Cihuatán is open from 9 in the morning until 4 in the afternoon, Tuesday through Sunday. It was recently (November 2007) inaugerated as an archaeological park and now has tourist facilities. There is a site museum for orientation, modern, clean,bathrooms (with paper), and a shady picnic area. A small snack bar selling bottled water, soft drinks ,and snacks is located just to the side of the museum. You can also get your guide leaflet (available in Spanish and English) to the newly re-designed Interpretative Trail at the snack bar (you can also download one from the FUNDAR web site). There are no guides, so the leaflet is essential to understanding the site.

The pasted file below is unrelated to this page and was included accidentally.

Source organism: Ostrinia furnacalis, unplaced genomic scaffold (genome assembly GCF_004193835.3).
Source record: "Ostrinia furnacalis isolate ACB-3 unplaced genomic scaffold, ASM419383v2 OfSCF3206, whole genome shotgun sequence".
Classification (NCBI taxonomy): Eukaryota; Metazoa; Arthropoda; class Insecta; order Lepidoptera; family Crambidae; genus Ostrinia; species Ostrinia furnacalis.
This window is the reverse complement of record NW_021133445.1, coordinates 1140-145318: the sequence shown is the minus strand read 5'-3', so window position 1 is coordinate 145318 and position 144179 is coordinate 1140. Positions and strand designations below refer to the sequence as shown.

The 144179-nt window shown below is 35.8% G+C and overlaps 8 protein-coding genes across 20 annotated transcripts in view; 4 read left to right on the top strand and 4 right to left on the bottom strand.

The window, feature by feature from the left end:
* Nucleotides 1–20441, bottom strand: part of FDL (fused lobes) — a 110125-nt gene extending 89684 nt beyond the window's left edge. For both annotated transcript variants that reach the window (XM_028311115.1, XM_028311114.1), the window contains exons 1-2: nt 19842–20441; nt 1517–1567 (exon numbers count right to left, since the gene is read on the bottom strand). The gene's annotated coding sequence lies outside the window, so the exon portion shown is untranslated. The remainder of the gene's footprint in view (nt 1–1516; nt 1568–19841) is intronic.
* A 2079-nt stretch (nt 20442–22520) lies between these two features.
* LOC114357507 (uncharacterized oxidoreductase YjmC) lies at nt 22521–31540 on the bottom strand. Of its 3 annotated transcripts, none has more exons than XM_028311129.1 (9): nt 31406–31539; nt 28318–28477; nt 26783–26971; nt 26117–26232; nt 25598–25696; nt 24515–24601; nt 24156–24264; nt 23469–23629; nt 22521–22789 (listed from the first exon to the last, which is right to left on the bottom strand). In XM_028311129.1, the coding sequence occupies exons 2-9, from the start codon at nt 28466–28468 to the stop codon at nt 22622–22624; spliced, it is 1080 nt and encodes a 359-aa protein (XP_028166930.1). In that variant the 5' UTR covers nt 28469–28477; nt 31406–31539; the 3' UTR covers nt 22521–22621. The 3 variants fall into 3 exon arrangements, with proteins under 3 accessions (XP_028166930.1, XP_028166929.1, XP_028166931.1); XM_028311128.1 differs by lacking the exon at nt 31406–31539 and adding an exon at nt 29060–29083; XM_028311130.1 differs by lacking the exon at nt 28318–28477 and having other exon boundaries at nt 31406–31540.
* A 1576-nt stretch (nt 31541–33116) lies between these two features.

Access to the ruins area is secured, as it is in all archaeological parks and you are not allowed to enter with food, balls, radios, dogs, firearms, etc. There is 24 hour a day security at the site. Cihuatán can be very hot in the afternoon, so a good strategy is to visit it in the morning and then go on to Suchitoto (about 25 minutes away on a decent road) for lunch at one of the many restaurants in this well preserved traditional town.
Cihuatán now charges the same entrance fees as all other parks:
Citizens and legal residents of El Salvador: $1
Non-residents and foreigners: $3
Parking: Cars $1, Busses $2
By Car From San Salvador